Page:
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BENCH BLOG: Implied consent case shows need to update refusal-hearing statute

Judge Jean DiMotto retired in 2013 after
16 years on the Milwaukee County Circuit bench and now serves as a 
reserve judge. She also is of counsel with Nistler Law office SC. She can be reached at jeandimotto@gmail.com

Under the implied-consent law, is your consent to a blood test for alcohol “coerced” because it is a foregone conclusion that the threatened license revocation for refusing would be vacated at a refusal hearing? The Court of Appeals recently took up this question.

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CRITIC’S CORNER: Convicting Avery (and overturning Denny)

Steven Avery listens to testimony alongside defense attorney Jerry Buting during Avery’s murder trial in Chilton on Feb. 23, 2007. (AP File Photo/Kirk Wagner, Pool)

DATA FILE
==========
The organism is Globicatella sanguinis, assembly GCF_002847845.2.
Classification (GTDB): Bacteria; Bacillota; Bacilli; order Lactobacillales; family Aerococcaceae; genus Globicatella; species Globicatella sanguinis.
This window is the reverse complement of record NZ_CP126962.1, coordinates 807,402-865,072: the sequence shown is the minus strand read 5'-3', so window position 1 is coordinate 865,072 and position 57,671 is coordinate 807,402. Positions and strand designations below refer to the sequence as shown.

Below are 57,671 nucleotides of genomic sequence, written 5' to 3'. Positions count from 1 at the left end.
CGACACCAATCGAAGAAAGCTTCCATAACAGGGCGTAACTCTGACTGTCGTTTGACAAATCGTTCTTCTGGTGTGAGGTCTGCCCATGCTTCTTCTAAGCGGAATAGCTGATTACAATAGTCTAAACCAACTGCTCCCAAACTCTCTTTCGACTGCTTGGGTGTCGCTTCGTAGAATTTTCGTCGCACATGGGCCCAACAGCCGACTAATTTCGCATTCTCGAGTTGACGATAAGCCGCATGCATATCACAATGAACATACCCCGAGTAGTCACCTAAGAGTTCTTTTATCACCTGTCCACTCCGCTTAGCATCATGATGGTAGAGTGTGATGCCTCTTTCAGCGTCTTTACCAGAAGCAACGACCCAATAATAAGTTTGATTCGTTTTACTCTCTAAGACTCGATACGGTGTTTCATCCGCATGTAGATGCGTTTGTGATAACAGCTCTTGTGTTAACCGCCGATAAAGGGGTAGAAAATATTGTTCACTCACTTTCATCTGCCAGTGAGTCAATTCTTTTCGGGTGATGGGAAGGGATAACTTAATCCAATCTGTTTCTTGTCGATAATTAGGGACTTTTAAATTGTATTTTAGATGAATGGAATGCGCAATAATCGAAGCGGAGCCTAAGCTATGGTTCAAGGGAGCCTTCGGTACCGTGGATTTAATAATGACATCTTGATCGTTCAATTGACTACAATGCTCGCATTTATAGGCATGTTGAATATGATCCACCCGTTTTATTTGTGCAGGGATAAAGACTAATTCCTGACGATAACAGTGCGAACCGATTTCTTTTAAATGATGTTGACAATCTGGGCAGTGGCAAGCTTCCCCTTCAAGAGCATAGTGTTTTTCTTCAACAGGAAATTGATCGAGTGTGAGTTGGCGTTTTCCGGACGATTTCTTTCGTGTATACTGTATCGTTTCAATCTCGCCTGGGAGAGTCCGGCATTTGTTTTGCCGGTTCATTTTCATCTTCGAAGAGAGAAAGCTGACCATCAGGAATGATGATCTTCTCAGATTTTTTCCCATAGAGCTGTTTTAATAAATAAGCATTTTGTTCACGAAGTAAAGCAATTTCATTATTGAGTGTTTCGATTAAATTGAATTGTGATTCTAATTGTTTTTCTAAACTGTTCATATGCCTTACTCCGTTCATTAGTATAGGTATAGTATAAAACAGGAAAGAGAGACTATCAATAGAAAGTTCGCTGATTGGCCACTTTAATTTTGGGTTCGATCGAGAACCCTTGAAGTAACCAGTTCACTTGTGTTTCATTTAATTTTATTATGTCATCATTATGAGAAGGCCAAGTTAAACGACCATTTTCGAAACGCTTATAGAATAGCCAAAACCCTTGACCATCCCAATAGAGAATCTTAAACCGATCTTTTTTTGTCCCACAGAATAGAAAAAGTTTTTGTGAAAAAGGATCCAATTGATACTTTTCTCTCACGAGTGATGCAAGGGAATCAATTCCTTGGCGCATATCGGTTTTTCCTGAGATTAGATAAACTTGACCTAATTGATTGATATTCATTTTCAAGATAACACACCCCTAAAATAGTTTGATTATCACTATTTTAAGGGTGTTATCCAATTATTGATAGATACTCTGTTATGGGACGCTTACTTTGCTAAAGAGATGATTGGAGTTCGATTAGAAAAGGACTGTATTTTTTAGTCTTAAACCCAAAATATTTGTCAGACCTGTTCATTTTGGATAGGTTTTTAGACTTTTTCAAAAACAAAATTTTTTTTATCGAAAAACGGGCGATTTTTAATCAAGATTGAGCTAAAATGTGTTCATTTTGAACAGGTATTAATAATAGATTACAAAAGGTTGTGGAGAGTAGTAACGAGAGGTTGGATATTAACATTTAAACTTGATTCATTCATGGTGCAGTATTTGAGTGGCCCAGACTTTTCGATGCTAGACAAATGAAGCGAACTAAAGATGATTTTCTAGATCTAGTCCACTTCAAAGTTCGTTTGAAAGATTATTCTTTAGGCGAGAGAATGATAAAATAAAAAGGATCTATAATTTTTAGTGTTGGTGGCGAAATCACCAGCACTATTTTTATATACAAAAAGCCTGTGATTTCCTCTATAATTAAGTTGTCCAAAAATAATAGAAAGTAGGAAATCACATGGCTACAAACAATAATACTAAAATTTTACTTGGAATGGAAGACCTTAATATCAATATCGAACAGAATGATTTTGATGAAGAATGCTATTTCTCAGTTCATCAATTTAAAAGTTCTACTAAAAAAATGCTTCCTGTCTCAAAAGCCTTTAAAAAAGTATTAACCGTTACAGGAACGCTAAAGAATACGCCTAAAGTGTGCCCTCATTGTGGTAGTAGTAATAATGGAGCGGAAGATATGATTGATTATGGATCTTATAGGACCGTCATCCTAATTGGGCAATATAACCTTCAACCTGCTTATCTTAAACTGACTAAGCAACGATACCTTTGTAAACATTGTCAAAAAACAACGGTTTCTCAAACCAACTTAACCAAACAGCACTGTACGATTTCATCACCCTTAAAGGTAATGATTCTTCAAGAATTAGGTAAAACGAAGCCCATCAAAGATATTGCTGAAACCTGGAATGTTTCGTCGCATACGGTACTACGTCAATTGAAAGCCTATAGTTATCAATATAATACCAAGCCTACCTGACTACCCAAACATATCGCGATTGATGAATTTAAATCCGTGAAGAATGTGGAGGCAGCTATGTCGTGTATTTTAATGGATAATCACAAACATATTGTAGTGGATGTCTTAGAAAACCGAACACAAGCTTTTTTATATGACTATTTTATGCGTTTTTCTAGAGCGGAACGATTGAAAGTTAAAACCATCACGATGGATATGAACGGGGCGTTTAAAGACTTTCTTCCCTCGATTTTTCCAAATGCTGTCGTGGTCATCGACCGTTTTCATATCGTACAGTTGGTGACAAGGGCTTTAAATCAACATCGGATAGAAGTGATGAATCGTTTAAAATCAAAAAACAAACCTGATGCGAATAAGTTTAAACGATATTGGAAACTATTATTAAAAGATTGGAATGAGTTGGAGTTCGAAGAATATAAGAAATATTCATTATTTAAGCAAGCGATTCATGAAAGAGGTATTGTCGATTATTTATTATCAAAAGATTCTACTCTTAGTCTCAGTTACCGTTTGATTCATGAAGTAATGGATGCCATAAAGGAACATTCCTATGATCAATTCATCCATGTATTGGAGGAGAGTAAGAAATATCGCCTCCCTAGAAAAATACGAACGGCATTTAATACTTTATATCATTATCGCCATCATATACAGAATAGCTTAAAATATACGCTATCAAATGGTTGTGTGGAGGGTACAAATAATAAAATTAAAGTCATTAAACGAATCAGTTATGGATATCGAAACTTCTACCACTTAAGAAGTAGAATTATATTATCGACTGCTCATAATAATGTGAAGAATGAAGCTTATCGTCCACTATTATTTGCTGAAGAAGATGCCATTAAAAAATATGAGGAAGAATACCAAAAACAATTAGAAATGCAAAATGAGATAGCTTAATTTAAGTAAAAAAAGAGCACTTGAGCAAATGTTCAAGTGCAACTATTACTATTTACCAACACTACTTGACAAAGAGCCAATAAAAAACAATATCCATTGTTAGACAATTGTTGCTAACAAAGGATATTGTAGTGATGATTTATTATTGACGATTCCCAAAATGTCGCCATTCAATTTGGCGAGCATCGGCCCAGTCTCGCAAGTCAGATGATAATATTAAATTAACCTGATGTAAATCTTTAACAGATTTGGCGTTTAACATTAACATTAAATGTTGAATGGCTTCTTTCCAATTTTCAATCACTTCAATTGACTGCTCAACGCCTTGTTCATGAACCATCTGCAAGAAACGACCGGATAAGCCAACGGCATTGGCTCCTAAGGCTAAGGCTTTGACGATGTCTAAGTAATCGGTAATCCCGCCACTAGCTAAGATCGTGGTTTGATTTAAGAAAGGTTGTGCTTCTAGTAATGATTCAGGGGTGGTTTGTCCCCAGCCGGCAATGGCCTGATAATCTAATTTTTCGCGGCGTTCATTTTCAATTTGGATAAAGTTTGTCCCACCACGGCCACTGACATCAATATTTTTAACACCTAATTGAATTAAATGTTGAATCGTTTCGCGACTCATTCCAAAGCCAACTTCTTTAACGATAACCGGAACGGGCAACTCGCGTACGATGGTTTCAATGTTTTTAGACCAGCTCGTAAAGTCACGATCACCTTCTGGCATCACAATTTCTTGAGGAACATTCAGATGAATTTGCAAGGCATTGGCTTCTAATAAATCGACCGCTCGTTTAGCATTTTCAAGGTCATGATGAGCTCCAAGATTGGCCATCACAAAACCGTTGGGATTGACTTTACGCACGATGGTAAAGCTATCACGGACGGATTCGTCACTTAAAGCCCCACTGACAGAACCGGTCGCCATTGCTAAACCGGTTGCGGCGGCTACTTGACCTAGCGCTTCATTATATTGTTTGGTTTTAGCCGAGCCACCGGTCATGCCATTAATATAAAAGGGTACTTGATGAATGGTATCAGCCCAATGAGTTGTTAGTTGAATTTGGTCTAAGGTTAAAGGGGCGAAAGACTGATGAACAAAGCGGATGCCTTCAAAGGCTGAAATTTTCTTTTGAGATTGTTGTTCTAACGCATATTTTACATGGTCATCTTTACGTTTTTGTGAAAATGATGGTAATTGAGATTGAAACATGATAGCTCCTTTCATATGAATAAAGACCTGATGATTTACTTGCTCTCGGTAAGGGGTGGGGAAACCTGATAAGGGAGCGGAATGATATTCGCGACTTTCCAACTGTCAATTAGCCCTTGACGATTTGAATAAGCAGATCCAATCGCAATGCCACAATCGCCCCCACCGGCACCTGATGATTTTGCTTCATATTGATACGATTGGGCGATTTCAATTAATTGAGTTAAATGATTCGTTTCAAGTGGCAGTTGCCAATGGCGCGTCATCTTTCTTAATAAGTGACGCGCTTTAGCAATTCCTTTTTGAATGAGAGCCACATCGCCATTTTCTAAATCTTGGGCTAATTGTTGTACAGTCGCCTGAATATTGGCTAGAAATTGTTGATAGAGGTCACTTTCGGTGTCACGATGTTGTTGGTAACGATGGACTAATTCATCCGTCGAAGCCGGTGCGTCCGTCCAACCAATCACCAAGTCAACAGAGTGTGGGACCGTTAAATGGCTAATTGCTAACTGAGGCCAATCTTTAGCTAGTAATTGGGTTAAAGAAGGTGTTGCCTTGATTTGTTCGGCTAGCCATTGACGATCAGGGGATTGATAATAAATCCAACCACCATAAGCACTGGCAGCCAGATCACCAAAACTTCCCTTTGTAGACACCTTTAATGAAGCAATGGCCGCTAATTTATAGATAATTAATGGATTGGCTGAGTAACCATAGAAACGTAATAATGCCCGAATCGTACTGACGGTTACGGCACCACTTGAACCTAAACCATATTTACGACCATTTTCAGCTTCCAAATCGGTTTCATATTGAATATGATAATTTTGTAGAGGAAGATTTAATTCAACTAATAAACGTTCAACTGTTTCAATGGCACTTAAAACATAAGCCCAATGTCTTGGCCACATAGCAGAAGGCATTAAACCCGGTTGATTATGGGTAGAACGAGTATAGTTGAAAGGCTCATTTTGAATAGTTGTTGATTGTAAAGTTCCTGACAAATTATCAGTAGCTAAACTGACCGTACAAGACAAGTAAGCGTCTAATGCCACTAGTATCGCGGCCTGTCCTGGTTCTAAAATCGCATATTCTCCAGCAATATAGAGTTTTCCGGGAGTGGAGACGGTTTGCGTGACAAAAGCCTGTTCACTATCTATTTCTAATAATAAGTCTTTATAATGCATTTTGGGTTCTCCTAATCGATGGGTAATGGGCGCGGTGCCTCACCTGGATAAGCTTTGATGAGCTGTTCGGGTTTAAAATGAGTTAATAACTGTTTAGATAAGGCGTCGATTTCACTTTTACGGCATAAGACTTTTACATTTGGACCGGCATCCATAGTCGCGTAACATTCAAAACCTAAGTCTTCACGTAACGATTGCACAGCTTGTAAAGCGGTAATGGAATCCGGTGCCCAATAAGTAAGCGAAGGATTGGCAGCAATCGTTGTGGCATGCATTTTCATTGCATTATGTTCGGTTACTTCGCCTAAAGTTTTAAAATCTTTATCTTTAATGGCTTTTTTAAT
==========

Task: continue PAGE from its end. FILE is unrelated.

The wildly popular Netflix documentary “Making a Murderer” chronicles the two convictions of Steven Avery. The bulk of the documentary concentrated on Avery’s second case — his trial for the murder of Teresa Halbach — in which there was a great deal of evidence that someone else, other than Avery, committed the crime.

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George Mason Law changing name to ASS Law

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George Mason was a founding father. He was one of the men who was responsible for the Bill of Rights — he wouldn’t sign the constitution without it (or at all, ultimately). Now, the law school at the university that bears his name is changing its name to the Antonin Scalia School of Law at George Mason University — or ASS Law: http://bit.ly/1RRHBQu

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